Mr Sali admitted that events of the past few days would test his relationship with his business partners, including the MasterChef host.

“I have spoken to George three times today,” Mr Sali said.

“Look, my business partners, including George [Calombaris], have been saying how great it is we have gone into business together. I have reminded them all along that in business life can get challenging, and that will be the test of our relationship. Well, life very quickly became challenging.”

With an estimated personal fortune of $400 million, Mr Sali had forecast the rapid expansion of Jimmy Grants when he became chairman of Made Establishment last year. iFrameResize({resizedCallback : function(messageData){}},’#pez_iframe_268′);

He conceded that the underpayment of staff would have a major financial impact on the company.

“This will be paid for out of cashflow,” he said.

That process could take 12 months, and according to Mr Sali, “I would suggest we won’t be paying any dividends in that time.”

About 50 former staff from Calombaris’ stable of restaurants, which includes The Press Club, Gazi and Hellenic Republic, are understood to have made contact on Tuesday following widespread media coverage.

The MasterChef judge said he was “devastated” by the blunder, which will see affected employees back-paid an average of just over $16,000 each.

“I am so sorry we have messed up and let you down on a fundamental, which is to ensure our people are paid what they are entitled to,” Calombaris said in an email to staff on April 3.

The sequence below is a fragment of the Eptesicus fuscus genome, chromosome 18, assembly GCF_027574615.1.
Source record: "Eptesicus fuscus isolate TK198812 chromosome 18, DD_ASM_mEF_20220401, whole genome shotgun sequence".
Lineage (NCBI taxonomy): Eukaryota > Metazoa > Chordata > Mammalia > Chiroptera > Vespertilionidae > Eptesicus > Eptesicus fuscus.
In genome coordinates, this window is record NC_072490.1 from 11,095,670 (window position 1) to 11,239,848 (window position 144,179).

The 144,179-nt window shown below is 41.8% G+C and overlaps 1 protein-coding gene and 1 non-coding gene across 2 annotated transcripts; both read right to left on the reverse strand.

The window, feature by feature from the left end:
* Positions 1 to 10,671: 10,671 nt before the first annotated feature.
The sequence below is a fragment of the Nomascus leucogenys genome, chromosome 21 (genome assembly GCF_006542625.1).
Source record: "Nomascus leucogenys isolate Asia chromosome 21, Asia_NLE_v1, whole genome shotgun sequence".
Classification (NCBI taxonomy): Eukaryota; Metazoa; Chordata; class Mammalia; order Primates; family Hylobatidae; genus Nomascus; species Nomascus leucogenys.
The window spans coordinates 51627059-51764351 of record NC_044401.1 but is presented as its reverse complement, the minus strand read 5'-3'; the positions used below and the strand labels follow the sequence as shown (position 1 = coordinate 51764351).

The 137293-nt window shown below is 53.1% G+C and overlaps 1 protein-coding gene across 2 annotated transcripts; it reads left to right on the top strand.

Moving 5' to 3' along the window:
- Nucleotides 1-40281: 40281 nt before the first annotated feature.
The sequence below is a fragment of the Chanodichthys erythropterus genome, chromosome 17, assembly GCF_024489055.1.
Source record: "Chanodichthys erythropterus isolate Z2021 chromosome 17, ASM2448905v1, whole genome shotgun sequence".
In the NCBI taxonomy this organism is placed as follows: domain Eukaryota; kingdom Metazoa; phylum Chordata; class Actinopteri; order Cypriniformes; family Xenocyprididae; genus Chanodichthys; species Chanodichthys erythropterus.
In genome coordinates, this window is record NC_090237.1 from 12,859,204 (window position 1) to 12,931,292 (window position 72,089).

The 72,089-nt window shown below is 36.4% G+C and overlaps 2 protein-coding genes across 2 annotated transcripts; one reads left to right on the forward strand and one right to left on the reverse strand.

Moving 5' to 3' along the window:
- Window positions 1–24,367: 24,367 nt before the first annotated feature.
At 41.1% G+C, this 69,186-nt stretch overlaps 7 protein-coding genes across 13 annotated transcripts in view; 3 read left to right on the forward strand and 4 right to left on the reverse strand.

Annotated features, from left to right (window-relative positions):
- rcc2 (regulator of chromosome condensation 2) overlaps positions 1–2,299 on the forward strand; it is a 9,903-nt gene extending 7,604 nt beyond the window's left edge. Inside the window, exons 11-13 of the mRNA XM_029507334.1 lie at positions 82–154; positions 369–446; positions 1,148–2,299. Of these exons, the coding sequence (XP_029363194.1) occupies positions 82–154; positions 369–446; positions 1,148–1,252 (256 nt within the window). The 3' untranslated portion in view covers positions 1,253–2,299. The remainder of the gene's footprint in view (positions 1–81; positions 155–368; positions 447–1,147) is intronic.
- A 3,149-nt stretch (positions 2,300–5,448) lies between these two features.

A number of Calombaris’ former business partners refused to comment when contacted by Fairfax Media.

However, one individual, who has knowledge of the Made Establishment accounts, said he believed the cost of the underpayment of staff would exceed $2.6 million.

“The truth is, it will cost a lot more,” Fairfax Media was told.

“You have superannuation, payroll tax, BAS, the cost of hiring KPMG to do the review, and the cost of spin doctors. All up, that’s $4 million before you have to pay a fine to Fair Work.”

A spokeswoman for the Fair Work Ombudsman refused to answer questions about the size of fines that could potentially be imposed on Calombaris, or why it had not launched an investigation when concerns were first raised 18 months ago.

“The Fair Work Ombudsman is currently working through the issues we first identified and raised with the business in 2015 to ensure compliance has been achieved,” a spokeswoman said.

“As this remains an ongoing operational matter we cannot make further comment at this stage.”

In 2014, Fairfax Media revealed Calombaris’ empire faced a major financial overhaul amid mounting debts and the closure of a string of high-profile restaurants.

In a bid to raise cash, Calombaris and his partners in Made Establishment sold off the buildings that housed some of their signature restaurants, including the premises of East Brunswick institution Hellenic Republic.

At the time, Calombaris denied the company was in trouble, saying the group was revamping its business plan in a bid to go back to its roots.

“There’s not one hospitality operator out there doing cartwheels right now,” he said. “We’ve made a few mistakes but we’ve have some real successes too.”

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Exploitation grows from ethical issue to investment risk

ATKIN Tuesday May 2, 2006. AFR Photograph by Glenn Hunt Ph. 0416258914 DAVID ATKIN- JUST super. SPECIALX 00050166 Photo: Glenn HuntIt is little wonder employees, investors and consumers have hit zero tolerance on wage fraud issues.
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With convenience store giant 7-Eleven so far forking out $83 million in compensation to thousands of employees and Domino’s embroiled in wage fraud allegations, along with Caltex, it is little wonder worker exploitation has moved from being an ethical issue to an investment risk.

The spectre of tough new laws, beefed up penalties and the heightening interest of short sellers has made a lot of companies – and industries – nervous.

Not surprisingly, it has prompted a number of super funds to raise concerns with fund managers that invest their members’ money in companies that have been caught up in underpayment scandals.